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Becoming Flexitarian

I'm not a vegetarian, nor do I (at least at this point in my life) forsee that ever happening. However, in trying to be more stewardly and follow other expressions of the Christian tradition, I have tried with limited success to eat vegetarian on Wednesdays (this in trying to emulate the Orthodox practice of vegetarian meals on Wednesday and Friday). One meal without meat (I do have two meatless breakfasts in my three-breakfast cycle) is a good thing for animals and the planet. Especially after a trip last night to the carnivorarium that is Gaucho in Northville.

So, I decided to buy a good vegetarian cookbook to offset the "mostly meat" ones that I do own. After a short browse in a bookstore, I purchased Mark Bittman's How to Cook Everything Vegetarian.

I haven't moved past page 7, but I am planning on preparing a White bean soup for the 19th. His introduction is good, I don't agree with all his opinions, but I did appreciate this following list:

8 Ingredients That Must Be Genuine

1. Extra virgin olive oil. As long as it's extra virgin, it's good.
2. Parmigiano-Reggiano. The real thing is the king of cheese.
3. Real soy sauce. The labe should say "brewed" or "fermented." Ingredients should be soy, wheat, salt, water, and bacteria. Nothing else, and certainly not TVP (textured vegetable protein) or caramel coloring. [Throw out those packets from your carry-out Chinese!--SFM]
4. Yogurt. I want whole milk [Yay!], I want active cultures, and I want no thickeners. But use low-fat or even nonfat if you must.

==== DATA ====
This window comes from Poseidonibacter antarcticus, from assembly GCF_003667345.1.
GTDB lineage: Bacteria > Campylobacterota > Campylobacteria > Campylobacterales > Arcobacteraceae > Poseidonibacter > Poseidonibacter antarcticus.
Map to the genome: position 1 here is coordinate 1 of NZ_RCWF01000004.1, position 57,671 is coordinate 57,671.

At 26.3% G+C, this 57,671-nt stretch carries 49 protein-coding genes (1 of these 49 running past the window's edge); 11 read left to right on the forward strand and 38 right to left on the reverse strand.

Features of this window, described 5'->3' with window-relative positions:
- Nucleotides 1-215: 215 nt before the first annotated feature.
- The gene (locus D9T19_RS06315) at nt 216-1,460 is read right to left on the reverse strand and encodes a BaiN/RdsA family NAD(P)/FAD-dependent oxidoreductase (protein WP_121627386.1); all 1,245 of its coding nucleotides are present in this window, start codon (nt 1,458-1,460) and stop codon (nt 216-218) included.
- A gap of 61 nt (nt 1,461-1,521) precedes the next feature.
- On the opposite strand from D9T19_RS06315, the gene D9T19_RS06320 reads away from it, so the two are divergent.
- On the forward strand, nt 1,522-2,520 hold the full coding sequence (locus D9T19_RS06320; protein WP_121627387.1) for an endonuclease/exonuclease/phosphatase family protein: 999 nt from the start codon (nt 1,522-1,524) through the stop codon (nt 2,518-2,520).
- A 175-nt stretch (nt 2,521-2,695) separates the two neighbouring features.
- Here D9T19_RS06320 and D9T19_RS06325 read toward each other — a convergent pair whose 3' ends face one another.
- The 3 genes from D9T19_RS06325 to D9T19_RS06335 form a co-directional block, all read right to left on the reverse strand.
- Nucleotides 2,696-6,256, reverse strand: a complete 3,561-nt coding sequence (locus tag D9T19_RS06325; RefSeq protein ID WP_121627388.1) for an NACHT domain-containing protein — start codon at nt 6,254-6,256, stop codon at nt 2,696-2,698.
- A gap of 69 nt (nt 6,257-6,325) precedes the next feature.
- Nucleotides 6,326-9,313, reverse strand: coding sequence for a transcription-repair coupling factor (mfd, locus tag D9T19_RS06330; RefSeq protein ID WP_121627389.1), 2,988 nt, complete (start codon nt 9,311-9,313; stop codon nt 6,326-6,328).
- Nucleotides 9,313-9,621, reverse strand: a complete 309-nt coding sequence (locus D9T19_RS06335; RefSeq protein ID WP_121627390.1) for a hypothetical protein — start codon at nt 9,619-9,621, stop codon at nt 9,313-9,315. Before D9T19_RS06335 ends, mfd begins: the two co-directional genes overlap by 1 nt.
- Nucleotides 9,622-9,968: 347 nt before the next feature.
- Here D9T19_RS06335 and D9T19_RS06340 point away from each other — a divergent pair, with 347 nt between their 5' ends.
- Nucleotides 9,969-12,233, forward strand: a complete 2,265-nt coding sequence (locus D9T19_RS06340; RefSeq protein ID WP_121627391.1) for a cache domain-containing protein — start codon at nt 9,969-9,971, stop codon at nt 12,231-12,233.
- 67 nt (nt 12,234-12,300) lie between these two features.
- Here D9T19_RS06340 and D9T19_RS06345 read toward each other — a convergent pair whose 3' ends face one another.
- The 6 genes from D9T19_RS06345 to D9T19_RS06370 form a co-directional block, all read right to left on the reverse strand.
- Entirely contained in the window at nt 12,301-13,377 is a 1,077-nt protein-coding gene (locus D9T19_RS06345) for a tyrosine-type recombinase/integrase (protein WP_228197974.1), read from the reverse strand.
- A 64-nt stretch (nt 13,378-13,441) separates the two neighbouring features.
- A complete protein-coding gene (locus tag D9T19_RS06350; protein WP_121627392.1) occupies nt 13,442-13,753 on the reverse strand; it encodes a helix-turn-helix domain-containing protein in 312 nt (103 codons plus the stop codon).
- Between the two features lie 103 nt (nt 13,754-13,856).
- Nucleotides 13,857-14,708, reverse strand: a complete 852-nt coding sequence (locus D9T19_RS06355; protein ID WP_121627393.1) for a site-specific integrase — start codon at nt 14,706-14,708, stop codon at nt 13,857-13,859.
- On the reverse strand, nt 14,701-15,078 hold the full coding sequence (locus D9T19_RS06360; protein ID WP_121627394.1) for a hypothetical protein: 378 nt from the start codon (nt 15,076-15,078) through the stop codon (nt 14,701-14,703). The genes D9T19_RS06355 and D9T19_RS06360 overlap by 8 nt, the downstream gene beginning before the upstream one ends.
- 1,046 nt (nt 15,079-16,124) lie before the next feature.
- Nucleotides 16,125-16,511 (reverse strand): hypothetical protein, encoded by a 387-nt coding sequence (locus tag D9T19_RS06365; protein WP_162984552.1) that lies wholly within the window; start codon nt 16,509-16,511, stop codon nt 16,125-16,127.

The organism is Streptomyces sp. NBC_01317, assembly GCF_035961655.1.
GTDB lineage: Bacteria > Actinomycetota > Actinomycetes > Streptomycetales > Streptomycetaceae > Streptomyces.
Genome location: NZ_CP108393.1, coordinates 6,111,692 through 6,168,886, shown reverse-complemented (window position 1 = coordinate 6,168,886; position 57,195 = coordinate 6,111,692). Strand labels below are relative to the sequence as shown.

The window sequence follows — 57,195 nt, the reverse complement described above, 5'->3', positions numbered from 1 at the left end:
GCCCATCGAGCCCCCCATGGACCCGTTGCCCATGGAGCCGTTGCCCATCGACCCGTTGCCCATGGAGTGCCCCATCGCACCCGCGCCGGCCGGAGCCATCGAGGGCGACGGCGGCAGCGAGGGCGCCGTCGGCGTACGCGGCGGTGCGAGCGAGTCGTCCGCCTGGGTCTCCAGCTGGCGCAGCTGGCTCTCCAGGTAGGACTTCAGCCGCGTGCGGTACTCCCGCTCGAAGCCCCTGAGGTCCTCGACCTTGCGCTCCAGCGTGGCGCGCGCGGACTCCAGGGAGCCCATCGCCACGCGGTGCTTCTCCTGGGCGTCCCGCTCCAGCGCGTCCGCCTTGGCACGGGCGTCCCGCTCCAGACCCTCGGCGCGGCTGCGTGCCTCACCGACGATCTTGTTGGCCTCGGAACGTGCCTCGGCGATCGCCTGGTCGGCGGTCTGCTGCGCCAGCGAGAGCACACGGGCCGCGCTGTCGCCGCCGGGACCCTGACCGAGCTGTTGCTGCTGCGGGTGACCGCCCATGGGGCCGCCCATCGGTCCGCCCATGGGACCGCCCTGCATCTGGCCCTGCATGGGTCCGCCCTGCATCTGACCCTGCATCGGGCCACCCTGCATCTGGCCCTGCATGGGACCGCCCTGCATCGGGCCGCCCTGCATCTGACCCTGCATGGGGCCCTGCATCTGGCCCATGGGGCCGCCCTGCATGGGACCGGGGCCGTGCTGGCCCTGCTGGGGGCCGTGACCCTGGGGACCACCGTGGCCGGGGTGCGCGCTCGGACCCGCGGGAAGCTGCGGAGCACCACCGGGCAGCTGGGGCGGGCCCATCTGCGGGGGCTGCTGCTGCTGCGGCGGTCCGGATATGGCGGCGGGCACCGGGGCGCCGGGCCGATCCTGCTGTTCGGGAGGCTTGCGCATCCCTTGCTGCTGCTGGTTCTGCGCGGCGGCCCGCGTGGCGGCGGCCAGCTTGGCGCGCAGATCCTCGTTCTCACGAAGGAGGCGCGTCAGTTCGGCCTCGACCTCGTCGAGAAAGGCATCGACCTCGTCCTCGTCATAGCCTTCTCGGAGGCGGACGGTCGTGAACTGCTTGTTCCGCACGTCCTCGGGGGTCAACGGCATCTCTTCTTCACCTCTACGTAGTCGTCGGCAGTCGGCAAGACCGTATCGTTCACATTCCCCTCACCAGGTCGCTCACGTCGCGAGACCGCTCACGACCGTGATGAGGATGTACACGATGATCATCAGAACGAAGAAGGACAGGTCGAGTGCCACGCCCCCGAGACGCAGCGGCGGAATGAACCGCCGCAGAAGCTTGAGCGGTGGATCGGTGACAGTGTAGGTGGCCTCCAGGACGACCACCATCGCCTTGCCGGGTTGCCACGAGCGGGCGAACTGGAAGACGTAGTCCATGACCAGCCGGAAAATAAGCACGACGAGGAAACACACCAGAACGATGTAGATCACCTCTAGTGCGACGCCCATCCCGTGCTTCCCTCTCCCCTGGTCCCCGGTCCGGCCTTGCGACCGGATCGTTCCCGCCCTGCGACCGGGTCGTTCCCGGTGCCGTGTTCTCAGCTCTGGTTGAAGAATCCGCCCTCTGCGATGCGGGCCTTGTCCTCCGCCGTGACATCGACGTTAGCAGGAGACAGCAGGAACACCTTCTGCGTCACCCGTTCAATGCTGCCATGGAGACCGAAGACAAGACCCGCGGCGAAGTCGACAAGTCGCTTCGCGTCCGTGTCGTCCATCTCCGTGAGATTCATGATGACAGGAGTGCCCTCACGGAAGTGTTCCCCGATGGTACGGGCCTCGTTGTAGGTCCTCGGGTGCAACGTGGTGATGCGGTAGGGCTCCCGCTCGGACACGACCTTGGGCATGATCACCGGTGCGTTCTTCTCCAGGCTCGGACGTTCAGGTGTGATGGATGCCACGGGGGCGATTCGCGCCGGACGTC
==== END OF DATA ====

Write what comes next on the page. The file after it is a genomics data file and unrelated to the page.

5. Dry pasta. Americans still can't make it; it's gotta come from Italy. Most of the Italian brands are good. None of the American brands are.
6. Basmati rice. A lot of good rices are produced outside of their original regions, but basmati from India is still the best.
7. Salt. It doesn't have to be sea salt; kosher is fine. Just so long as it's not iodized or mixed with other additives.
8. Black peppercorns. You really should grind your own right before every use or nearly every use.


With these, he says, you have the basic stuff from which to make almost anything. Sadly, cumin didn't make this top 8, but I bet there are plenty of recipies in the book that use it.
Well, cows, pigs, chicken, lamb, and fish--enjoy your day off.

Comments

anetfrank said…
I know three people who have become vegetarian within the past 6 months due to the ethical concerns about the treatment of animals. I am also familiar with Mark Bittman from his Minimalist column in the New York Times. He's no pure vegetarian either but increasingly inclined that way. Here is a link to an interesting presentation he did on the implications of how we eat.

http://www.ted.com/index.php/talks/mark_bittman_on_what_s_wrong_with_what_we_eat.html

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